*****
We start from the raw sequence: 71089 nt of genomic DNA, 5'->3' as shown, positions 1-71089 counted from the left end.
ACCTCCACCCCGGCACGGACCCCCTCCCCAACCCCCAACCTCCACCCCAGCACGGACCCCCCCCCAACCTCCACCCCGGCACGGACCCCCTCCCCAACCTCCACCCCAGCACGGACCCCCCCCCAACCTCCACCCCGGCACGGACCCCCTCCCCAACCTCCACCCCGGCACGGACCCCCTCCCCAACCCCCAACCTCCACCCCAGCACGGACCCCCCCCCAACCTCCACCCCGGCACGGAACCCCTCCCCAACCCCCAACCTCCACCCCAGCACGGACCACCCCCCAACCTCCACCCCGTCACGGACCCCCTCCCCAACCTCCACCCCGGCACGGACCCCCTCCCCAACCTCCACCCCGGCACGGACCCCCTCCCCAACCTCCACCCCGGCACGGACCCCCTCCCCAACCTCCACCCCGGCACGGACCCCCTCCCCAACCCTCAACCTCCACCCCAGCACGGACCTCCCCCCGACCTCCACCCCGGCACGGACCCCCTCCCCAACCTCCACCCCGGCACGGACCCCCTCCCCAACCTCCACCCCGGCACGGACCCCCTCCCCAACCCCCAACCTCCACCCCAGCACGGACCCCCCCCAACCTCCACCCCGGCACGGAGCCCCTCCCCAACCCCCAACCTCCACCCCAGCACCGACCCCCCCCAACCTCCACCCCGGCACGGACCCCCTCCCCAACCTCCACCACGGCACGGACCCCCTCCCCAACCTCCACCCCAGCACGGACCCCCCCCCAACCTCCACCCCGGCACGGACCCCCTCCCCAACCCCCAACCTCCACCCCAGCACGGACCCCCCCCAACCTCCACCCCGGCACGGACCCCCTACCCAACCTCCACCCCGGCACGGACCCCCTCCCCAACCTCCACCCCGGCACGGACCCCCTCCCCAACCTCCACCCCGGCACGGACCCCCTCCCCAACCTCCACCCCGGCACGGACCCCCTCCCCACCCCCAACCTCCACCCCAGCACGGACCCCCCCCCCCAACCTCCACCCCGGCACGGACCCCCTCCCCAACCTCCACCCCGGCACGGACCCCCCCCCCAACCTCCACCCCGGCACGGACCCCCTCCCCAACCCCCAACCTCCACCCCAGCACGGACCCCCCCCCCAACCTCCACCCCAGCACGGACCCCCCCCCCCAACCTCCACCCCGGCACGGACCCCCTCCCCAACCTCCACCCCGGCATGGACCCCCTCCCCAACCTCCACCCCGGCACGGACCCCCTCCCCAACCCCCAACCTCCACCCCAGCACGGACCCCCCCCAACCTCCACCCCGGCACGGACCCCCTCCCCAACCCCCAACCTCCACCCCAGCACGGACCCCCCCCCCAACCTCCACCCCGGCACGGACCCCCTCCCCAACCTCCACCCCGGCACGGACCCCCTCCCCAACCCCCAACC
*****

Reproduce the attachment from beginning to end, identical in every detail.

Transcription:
We start from the raw sequence: 71089 nt of genomic DNA, 5'->3' as shown, positions 1-71089 counted from the left end.
ACCTCCACCCCGGCACGGACCCCCTCCCCAACCCCCAACCTCCACCCCAGCACGGACCCCCCCCCAACCTCCACCCCGGCACGGACCCCCTCCCCAACCTCCACCCCAGCACGGACCCCCCCCCAACCTCCACCCCGGCACGGACCCCCTCCCCAACCTCCACCCCGGCACGGACCCCCTCCCCAACCCCCAACCTCCACCCCAGCACGGACCCCCCCCCAACCTCCACCCCGGCACGGAACCCCTCCCCAACCCCCAACCTCCACCCCAGCACGGACCACCCCCCAACCTCCACCCCGTCACGGACCCCCTCCCCAACCTCCACCCCGGCACGGACCCCCTCCCCAACCTCCACCCCGGCACGGACCCCCTCCCCAACCTCCACCCCGGCACGGACCCCCTCCCCAACCTCCACCCCGGCACGGACCCCCTCCCCAACCCTCAACCTCCACCCCAGCACGGACCTCCCCCCGACCTCCACCCCGGCACGGACCCCCTCCCCAACCTCCACCCCGGCACGGACCCCCTCCCCAACCTCCACCCCGGCACGGACCCCCTCCCCAACCCCCAACCTCCACCCCAGCACGGACCCCCCCCAACCTCCACCCCGGCACGGAGCCCCTCCCCAACCCCCAACCTCCACCCCAGCACCGACCCCCCCCAACCTCCACCCCGGCACGGACCCCCTCCCCAACCTCCACCACGGCACGGACCCCCTCCCCAACCTCCACCCCAGCACGGACCCCCCCCCAACCTCCACCCCGGCACGGACCCCCTCCCCAACCCCCAACCTCCACCCCAGCACGGACCCCCCCCAACCTCCACCCCGGCACGGACCCCCTACCCAACCTCCACCCCGGCACGGACCCCCTCCCCAACCTCCACCCCGGCACGGACCCCCTCCCCAACCTCCACCCCGGCACGGACCCCCTCCCCAACCTCCACCCCGGCACGGACCCCCTCCCCACCCCCAACCTCCACCCCAGCACGGACCCCCCCCCCCAACCTCCACCCCGGCACGGACCCCCTCCCCAACCTCCACCCCGGCACGGACCCCCCCCCCAACCTCCACCCCGGCACGGACCCCCTCCCCAACCCCCAACCTCCACCCCAGCACGGACCCCCCCCCCAACCTCCACCCCAGCACGGACCCCCCCCCCCAACCTCCACCCCGGCACGGACCCCCTCCCCAACCTCCACCCCGGCATGGACCCCCTCCCCAACCTCCACCCCGGCACGGACCCCCTCCCCAACCCCCAACCTCCACCCCAGCACGGACCCCCCCCAACCTCCACCCCGGCACGGACCCCCTCCCCAACCCCCAACCTCCACCCCAGCACGGACCCCCCCCCCAACCTCCACCCCGGCACGGACCCCCTCCCCAACCTCCACCCCGGCACGGACCCCCTCCCCAACCCCCAACC